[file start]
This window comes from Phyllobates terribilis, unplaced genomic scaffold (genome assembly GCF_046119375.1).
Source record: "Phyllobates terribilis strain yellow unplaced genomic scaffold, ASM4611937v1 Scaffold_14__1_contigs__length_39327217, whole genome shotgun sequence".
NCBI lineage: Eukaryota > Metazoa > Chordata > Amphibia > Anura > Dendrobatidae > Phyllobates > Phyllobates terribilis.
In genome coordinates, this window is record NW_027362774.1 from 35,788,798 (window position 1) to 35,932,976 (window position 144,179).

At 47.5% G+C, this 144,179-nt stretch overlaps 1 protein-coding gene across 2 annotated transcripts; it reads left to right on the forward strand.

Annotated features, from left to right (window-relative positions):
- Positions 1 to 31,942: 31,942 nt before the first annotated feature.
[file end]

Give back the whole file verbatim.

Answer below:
This window comes from Phyllobates terribilis, unplaced genomic scaffold (genome assembly GCF_046119375.1).
Source record: "Phyllobates terribilis strain yellow unplaced genomic scaffold, ASM4611937v1 Scaffold_14__1_contigs__length_39327217, whole genome shotgun sequence".
NCBI lineage: Eukaryota > Metazoa > Chordata > Amphibia > Anura > Dendrobatidae > Phyllobates > Phyllobates terribilis.
In genome coordinates, this window is record NW_027362774.1 from 35,788,798 (window position 1) to 35,932,976 (window position 144,179).

At 47.5% G+C, this 144,179-nt stretch overlaps 1 protein-coding gene across 2 annotated transcripts; it reads left to right on the forward strand.

Annotated features, from left to right (window-relative positions):
- Positions 1 to 31,942: 31,942 nt before the first annotated feature.